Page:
Wendy McGrath is an Edmonton-based writer whose most recent novel North East appeared in October, 2014 (NeWest Press). The poetry collection, A Revision of Forward, is forthcoming fall, 2015 (NeWest Press). A Revision of Forward is the culmination of a poem-print collaboration between McGrath and Edmonton-based printmaker Walter Jule. McGrath’s novel Santa Rosa, the prequel to North East, was published April, 2011 (NeWest Press) and was a finalist for the 2012 City of Edmonton Book Award. Her first novel, Recurring Fictions, was published June, 2002 (University of Alberta Press).
The poetry collection common place ecstasies, was published fall, 2000 by Beach Holme Publishing. A long poem in this collection was published as a chapbook by Rubicon Press in 2011.
Additional poetry, fiction, and non-fiction publication and broadcast credits include: Descant, The Edmonton Journal, Prairie Fire, Grain, Contemporary Verse 2, Prism International, NeWest Review, Orbis (UK), Tessera, Room of One’s Own, as well as CBC Radio, and on Edmonton Transit buses as part of Take the Poetry Route—co-sponsored by the Canada Council and the Edmonton Arts Council.
1 - How did your first book or chapbook change your life? How does your most recent work compare to your previous? How does it feel different?
My first book was common place ecstasies, a collection of poetry. My life didn’t change—I had two young children and I was freelancing so it was still hectic. What did change, though, was my attitude toward my writing. I felt that first book gave me some credibility. North East, my most recent novel, is the sequel to Santa Rosa and the second in a trilogy. North East still has the same narrator and neighbourhood at its heart, but the narrator’s awareness is increasing and it’s more evident that she is trying to respond to the world around her in a creative and responsive way. Both works have celestial events and both have, to me at least, a very strong soundtrack. North East feels different partly because the narrator is gaining more insight into her world and because the world, in a microcosmic and a macrocosmic way, is changing.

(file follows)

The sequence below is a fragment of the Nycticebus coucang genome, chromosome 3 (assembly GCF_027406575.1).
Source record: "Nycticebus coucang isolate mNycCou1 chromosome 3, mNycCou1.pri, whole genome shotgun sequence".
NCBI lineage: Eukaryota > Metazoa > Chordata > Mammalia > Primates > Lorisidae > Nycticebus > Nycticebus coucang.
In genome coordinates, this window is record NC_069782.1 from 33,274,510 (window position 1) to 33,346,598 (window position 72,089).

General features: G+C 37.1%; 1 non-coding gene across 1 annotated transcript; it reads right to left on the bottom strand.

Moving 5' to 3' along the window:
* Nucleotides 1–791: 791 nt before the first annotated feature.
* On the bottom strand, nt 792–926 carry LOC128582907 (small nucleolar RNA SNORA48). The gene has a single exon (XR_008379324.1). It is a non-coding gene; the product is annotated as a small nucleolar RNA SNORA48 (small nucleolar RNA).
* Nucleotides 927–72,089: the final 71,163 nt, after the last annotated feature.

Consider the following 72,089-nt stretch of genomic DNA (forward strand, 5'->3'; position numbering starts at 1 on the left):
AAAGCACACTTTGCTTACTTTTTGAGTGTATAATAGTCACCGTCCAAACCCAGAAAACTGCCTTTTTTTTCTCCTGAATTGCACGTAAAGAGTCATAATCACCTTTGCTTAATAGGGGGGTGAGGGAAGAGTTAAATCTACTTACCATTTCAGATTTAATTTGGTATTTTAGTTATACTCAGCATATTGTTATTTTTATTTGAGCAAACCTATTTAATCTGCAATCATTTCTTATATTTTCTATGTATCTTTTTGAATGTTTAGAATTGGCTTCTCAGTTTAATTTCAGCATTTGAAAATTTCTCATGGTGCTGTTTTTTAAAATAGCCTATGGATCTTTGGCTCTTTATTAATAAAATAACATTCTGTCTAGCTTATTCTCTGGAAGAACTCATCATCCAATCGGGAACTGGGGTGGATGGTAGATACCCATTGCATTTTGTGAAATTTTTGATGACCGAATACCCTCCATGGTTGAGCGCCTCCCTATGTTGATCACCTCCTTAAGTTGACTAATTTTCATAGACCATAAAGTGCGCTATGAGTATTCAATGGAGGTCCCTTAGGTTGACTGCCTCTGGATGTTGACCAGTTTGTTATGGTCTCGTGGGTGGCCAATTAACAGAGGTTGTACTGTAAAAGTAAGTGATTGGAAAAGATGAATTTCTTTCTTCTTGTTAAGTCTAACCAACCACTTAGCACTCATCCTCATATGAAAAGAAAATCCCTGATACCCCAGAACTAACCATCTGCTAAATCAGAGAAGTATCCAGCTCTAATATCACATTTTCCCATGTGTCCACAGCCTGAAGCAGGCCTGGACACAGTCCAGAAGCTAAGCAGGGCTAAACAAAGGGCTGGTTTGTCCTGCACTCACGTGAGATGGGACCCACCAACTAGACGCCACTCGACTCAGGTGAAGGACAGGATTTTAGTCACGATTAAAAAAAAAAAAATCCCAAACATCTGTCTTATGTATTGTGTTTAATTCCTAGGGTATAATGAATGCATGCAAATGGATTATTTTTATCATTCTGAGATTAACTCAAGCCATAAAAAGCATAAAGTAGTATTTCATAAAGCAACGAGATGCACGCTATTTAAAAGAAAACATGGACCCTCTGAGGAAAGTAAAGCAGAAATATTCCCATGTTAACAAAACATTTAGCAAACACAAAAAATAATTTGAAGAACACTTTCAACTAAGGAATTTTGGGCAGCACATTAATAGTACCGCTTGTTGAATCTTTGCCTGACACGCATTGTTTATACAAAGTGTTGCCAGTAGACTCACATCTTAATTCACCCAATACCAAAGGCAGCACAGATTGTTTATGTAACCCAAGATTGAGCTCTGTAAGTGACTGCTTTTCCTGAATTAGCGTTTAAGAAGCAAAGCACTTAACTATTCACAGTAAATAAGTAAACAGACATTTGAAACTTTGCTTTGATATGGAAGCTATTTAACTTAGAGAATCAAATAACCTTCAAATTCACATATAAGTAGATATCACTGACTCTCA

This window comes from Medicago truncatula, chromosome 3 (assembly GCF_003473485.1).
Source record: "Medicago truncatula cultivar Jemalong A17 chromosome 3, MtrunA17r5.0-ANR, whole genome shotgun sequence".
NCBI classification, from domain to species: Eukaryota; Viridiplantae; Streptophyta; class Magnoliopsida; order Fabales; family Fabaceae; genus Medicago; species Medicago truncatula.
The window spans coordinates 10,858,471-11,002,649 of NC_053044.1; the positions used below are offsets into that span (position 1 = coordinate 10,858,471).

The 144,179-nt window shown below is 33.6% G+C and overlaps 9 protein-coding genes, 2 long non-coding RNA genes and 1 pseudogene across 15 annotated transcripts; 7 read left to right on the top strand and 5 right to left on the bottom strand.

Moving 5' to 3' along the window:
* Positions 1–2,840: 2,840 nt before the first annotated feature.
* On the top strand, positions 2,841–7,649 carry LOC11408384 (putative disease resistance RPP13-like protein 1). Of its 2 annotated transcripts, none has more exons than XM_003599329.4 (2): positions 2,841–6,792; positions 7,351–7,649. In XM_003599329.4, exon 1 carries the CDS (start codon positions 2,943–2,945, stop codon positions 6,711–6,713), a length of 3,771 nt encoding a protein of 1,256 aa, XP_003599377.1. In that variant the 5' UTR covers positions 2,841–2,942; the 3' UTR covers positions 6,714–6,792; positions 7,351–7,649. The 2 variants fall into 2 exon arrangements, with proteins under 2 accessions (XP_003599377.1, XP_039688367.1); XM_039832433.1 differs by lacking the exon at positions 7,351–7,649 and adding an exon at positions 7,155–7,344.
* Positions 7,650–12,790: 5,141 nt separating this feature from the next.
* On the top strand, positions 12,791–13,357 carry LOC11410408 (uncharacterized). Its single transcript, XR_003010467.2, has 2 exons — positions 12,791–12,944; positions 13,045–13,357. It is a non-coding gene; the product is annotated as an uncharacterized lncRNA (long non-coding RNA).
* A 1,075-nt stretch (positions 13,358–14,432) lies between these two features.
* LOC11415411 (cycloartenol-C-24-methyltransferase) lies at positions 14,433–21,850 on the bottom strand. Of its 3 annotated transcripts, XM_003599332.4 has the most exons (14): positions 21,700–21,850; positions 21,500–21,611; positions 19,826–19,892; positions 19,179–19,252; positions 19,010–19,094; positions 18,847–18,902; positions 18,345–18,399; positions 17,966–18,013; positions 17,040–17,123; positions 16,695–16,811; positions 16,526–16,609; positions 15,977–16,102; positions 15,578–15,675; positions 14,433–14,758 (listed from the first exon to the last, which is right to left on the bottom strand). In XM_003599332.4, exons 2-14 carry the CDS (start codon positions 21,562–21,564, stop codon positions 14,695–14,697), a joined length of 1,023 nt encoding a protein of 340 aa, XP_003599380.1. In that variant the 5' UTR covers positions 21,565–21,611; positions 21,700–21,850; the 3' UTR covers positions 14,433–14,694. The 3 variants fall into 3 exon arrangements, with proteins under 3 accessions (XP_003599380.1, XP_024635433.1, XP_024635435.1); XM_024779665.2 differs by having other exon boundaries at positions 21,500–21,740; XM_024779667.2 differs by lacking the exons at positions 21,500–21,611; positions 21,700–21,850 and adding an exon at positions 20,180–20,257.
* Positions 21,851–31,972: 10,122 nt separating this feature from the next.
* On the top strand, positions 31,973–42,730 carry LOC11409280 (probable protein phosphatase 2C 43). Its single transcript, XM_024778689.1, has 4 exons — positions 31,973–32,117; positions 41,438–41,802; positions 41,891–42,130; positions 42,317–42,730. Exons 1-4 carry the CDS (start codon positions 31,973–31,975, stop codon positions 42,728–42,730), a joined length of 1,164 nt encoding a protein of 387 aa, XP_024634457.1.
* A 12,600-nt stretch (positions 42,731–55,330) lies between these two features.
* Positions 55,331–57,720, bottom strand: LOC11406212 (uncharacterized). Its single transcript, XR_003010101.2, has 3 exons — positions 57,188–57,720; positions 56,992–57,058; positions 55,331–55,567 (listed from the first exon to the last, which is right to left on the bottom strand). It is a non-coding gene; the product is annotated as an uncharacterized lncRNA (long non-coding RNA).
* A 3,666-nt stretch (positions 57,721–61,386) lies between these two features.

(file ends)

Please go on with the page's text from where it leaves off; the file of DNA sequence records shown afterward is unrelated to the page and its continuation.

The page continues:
2 - How did you come to poetry first, as opposed to, say, fiction or non-fiction?
I don’t think it was a conscious choice. It seems that my ideas and my writing seem to dictate what they should be. I’m getting better at paying attention to what is needed at a certain point in time and I don’t anguish as much as I did in terms of “I should be writing a poem, I should be working on a short story, I should work on this idea for this novel…” Now I listen to what a particular piece of writing might have to say to me.
3 - How long does it take to start any particular writing project? Does your writing initially come quickly, or is it a slow process? Do first drafts appear looking close to their final shape, or does your work come out of copious notes?